“The clitoris is a part of your vulva that’s devoted purely to sexual pleasure. It becomes swollen when you’re aroused (aka “turned on” or “horny”). Only the tip of the clitoris can be seen at the top of vulva — the rest is hidden under a part of the labia called the clitoral hood.”  – Planned Parenthood

Planned Parenthood also discusses questions adolescents have in relation to the penis. The sole function of the clitoris is pleasure, and in essentially a patriarchal world, a harsh reminder of this is female genital mutilation, which includes a clitoridectomy.

“[The] partial or total removal of the clitoris (a small, sensitive and erectile part of the female genitals), and in very rare cases, only the prepuce (the fold of skin surrounding the clitoris).”   – WHO Female Genital Mutilation Fact Sheet 2016

Sri Lanka is spared this brutal practice. Yet there is both a lack of information on sexual pleasure, and/or limitations to information that does make it into the public sphere.

“What is orgasm? – It is the climax or the peak of sexual satisfaction. It is an automatic reflex. In the male it is usually associated with ejaculation, the expulsion of semen. In a female the degree of satisfaction can vary. Some can have more than one orgasm, while some do not have any. If both partners are happy and lead satisfactory sex lives then it should not be a problem. Self stimulation to gain an orgasm is called masturbation. This is not considered abnormal unless it becomes an obsession.”Mediscene, Sunday Times, 2010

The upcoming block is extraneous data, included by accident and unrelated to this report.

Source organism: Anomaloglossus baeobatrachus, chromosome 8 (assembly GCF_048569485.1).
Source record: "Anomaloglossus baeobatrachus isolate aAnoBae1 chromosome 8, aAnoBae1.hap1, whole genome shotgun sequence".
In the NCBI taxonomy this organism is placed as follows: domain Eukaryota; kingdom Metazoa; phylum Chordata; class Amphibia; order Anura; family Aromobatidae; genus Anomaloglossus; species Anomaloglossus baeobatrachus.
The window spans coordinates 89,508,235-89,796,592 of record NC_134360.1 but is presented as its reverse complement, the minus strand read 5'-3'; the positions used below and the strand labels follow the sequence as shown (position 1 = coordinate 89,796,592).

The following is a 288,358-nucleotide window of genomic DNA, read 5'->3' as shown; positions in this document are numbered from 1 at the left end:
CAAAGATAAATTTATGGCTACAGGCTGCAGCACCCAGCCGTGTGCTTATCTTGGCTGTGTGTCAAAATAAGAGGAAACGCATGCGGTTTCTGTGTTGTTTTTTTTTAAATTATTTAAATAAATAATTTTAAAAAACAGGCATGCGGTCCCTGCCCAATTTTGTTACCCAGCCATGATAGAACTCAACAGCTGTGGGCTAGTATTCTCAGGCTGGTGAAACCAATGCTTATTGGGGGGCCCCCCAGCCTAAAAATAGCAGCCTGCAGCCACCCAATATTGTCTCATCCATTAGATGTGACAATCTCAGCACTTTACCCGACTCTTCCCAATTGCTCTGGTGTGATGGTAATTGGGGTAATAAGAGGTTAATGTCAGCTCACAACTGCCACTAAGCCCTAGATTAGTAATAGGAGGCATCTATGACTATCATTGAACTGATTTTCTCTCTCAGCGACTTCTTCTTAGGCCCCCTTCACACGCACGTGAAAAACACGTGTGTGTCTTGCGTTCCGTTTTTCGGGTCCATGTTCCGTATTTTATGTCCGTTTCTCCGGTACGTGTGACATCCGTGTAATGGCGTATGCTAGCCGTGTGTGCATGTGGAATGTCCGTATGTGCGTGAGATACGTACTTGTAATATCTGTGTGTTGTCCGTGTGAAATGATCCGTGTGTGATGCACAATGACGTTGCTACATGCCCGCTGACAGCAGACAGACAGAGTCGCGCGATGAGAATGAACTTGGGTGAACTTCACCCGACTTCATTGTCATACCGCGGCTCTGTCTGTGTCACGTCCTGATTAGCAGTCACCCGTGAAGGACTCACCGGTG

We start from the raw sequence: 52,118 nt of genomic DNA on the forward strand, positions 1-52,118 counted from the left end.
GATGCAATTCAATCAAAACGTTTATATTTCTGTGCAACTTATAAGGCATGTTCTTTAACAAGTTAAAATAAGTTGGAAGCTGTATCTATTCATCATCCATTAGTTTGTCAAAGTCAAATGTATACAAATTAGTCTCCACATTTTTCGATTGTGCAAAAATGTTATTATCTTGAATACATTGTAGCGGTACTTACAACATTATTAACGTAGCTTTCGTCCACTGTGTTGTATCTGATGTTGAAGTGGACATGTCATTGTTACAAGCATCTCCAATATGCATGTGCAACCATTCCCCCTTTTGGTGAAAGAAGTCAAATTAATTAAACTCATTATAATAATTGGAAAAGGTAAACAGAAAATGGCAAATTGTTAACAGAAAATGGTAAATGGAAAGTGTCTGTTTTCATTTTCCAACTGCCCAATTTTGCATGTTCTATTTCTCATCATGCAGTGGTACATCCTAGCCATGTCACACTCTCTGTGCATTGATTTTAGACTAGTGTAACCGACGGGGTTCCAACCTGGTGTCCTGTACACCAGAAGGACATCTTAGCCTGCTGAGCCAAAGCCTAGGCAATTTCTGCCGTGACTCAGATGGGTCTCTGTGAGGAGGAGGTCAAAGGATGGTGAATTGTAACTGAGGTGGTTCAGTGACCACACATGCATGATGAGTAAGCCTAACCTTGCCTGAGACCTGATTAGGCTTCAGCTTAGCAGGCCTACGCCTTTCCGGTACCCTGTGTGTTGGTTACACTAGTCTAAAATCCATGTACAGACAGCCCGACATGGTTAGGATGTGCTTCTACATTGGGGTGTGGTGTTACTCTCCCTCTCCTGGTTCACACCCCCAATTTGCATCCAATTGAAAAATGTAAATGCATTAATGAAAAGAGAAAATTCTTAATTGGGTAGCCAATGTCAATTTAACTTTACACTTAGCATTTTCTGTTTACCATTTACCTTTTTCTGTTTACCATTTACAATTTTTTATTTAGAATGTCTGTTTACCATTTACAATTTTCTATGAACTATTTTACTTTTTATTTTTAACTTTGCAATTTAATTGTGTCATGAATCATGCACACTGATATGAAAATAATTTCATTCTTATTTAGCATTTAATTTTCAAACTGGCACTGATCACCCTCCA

At the moment, sex in Sri Lanka is – “Do it, but don’t talk about it.”  Also – “You better be straight or heterosexual.”  And of course, – “Don’t get caught.” 

Government text books distributed to students across Sri Lanka, contain explicit instruction in reference to what is termed Socially Unexcepted Sex Conduct

sp2“Sri Lankan society does not accept unnatural sex conduct. by engaging in this type of behaviour leads to the loss of parents, other family members, relations, and also to repent throughout one’s life. in front of the law one will be convicted. the future becomes bleak. Without a proper education and will become a socially unacceptable person. One will have to live in frustration.”   Health and Physical Education, Grade 10, pg 5

This apparent reference to sexual orientation and section 365a of the Sri Lankan Penal Code doesn’t take into account the science, nor does it heed a public health approach which is to ensure less stigma and discrimination for people of diverse sexual orientation and gender identitiy. The text book suggests that a gay person has no right to sexual pleasure, even though since 1990, sexual orientation is no longer classified as a mental health condition by the World Health Organization. Rights activists and public health practitioners may want to address this systemic underming of their equal rights messaging, advocacy and prevention strategies.

The Pleasure Project provides excellent resources for educators and also adults on understanding pleasure in relation to sex and also pleasure focused public health education. Information and resources are sensible, straightforward and inclusive.

 Courtesy bakamoono.lk